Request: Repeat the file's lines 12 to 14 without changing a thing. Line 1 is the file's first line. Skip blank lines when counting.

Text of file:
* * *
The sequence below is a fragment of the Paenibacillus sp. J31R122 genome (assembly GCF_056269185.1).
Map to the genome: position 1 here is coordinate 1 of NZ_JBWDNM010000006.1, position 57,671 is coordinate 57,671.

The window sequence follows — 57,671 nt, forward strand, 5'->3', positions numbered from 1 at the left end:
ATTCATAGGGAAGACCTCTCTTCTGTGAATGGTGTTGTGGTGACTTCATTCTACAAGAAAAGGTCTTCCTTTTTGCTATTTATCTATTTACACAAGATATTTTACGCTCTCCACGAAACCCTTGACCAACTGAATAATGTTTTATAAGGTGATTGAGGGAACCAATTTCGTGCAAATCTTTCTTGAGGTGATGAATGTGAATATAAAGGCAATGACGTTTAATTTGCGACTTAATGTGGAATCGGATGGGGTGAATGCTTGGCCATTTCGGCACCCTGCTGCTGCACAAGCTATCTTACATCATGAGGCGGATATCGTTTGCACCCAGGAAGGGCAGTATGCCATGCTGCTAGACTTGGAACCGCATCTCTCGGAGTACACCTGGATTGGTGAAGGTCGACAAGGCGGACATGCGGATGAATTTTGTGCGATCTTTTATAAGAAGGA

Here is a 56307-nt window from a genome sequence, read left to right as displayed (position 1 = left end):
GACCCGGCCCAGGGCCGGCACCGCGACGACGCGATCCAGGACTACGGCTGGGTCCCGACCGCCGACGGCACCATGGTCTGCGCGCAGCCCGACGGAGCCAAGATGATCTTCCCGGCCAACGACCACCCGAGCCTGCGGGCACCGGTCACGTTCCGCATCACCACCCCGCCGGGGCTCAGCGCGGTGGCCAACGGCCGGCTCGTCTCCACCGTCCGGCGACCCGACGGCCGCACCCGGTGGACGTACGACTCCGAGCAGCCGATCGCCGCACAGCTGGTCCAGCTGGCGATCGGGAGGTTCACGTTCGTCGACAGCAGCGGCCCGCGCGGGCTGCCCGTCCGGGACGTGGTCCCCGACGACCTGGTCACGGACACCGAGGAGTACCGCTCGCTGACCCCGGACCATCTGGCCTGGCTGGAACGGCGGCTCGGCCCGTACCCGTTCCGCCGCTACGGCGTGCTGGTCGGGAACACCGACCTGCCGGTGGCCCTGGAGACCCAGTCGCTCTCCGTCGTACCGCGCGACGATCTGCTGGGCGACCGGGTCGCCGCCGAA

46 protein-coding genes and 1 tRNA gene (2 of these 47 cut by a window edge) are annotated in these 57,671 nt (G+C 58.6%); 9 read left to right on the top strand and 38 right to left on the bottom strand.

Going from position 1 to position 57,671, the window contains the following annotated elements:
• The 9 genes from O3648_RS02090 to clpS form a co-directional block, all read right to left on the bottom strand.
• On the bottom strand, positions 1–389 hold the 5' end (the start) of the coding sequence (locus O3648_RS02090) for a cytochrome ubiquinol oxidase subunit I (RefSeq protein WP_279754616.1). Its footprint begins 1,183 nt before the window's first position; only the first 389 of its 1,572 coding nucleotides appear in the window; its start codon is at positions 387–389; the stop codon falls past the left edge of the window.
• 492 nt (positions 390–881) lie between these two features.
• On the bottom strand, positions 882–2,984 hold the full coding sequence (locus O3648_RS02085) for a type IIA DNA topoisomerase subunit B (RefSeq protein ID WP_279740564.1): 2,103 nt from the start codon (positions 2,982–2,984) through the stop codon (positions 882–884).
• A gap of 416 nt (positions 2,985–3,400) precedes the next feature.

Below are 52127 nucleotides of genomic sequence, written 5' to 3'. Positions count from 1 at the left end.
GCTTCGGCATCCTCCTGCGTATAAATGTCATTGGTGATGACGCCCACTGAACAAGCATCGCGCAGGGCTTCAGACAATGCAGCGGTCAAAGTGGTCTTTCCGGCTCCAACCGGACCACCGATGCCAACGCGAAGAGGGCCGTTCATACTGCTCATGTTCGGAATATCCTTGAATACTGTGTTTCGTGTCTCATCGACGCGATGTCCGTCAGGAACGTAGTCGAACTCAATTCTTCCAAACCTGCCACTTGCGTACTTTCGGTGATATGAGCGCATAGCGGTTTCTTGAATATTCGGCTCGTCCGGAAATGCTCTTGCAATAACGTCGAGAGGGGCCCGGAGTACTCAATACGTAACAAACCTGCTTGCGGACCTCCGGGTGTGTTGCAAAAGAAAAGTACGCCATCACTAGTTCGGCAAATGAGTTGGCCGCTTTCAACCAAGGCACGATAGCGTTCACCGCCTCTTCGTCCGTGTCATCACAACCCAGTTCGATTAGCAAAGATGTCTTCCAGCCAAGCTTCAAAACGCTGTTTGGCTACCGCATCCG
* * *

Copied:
• On the bottom strand, positions 882–2,984 hold the full coding sequence (locus O3648_RS02085) for a type IIA DNA topoisomerase subunit B (RefSeq protein ID WP_279740564.1): 2,103 nt from the start codon (positions 2,982–2,984) through the stop codon (positions 882–884).
• A gap of 416 nt (positions 2,985–3,400) precedes the next feature.

Below are 52127 nucleotides of genomic sequence, written 5' to 3'. Positions count from 1 at the left end.